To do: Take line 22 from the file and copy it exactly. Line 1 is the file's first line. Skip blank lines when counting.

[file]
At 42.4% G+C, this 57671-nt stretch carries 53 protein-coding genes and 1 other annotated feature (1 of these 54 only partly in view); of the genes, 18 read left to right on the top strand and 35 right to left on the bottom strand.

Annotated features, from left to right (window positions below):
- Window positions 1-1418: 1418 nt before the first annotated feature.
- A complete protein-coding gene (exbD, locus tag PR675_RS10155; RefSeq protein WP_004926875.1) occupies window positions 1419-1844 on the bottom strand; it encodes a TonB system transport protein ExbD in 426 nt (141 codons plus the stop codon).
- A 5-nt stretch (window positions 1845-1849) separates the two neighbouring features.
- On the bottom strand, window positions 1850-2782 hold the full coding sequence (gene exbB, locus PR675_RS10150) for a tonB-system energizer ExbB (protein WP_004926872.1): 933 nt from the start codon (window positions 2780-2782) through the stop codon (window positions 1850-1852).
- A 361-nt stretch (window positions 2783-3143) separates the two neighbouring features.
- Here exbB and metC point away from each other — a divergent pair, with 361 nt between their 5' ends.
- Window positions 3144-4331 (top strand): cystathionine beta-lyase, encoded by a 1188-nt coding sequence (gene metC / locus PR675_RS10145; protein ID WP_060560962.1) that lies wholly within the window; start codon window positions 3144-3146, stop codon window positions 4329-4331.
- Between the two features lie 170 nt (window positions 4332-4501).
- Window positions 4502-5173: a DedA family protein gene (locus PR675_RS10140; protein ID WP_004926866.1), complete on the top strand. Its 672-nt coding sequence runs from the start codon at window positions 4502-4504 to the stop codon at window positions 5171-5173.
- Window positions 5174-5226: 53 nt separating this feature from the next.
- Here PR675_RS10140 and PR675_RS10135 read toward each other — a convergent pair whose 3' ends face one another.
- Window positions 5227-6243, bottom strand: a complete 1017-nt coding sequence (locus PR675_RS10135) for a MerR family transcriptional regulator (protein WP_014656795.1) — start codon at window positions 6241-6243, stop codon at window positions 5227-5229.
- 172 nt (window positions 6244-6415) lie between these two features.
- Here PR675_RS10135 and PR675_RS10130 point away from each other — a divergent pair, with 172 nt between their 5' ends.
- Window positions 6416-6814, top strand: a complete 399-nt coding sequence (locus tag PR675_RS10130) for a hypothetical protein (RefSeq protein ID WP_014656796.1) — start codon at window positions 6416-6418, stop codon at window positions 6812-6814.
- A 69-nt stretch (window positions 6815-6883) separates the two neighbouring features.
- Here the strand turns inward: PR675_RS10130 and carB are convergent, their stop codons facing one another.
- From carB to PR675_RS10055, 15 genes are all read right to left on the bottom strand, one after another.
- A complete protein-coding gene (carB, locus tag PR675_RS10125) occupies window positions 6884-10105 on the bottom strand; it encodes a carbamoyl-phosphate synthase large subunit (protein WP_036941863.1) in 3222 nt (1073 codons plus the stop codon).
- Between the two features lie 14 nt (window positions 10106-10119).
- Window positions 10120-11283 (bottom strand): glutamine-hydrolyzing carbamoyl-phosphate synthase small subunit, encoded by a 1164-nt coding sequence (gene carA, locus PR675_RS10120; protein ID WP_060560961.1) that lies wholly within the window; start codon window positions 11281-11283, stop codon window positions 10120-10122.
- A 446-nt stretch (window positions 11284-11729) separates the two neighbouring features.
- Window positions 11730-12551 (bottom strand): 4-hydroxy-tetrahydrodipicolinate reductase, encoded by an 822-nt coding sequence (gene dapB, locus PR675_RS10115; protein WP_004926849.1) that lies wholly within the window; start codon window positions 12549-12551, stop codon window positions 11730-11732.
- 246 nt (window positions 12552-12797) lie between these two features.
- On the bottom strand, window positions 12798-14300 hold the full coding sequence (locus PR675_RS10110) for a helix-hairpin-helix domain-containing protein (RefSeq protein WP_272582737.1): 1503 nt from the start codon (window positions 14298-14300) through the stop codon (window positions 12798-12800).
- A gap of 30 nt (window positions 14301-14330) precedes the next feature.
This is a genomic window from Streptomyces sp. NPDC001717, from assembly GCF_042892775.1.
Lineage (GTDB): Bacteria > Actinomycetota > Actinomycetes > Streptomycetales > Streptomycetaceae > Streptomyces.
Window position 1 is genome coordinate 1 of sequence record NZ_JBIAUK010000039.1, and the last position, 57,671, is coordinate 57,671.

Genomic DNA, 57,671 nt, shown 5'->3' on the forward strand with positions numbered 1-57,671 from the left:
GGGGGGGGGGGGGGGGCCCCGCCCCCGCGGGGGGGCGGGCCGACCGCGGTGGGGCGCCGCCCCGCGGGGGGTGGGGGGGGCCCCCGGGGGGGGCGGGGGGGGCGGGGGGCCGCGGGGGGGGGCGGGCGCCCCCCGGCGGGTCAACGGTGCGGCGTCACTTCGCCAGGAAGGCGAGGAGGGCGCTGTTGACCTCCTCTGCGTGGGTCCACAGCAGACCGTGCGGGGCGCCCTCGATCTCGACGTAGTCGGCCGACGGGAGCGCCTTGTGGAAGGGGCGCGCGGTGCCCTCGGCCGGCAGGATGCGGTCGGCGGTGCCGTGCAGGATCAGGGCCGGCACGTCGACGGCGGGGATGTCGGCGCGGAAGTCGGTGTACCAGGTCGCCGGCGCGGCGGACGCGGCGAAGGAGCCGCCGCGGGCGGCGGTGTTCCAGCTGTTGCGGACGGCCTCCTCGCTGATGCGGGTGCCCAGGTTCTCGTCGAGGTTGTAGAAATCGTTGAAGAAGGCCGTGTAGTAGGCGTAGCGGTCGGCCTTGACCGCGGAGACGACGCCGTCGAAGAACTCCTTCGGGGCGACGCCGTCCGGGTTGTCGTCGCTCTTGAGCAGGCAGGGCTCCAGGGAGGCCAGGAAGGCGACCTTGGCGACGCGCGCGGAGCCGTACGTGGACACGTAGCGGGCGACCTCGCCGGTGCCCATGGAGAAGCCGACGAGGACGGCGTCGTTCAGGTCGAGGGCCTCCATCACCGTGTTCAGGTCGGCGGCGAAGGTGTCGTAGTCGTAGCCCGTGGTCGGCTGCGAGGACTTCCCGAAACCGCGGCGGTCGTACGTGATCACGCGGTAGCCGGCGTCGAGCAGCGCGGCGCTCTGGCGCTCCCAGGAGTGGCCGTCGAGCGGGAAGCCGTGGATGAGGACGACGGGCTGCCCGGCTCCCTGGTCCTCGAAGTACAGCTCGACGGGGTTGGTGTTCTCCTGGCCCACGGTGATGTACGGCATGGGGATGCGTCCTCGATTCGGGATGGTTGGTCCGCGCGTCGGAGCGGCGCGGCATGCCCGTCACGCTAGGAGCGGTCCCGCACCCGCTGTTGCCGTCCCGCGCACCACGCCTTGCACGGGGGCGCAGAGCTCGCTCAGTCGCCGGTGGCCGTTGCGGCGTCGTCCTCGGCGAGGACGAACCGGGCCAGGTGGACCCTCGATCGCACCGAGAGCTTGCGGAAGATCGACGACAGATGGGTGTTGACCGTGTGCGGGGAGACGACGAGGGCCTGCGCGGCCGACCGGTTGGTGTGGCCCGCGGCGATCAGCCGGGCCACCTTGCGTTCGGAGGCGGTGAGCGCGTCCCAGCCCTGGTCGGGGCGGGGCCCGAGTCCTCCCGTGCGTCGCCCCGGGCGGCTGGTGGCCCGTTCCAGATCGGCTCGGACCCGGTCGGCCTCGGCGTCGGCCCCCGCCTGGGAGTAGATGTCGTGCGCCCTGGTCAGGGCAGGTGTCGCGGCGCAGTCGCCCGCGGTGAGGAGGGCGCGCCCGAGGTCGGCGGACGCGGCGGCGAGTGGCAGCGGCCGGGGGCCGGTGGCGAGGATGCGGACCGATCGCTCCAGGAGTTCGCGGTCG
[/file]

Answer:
- Between the two features lie 14 nt (window positions 10106-10119).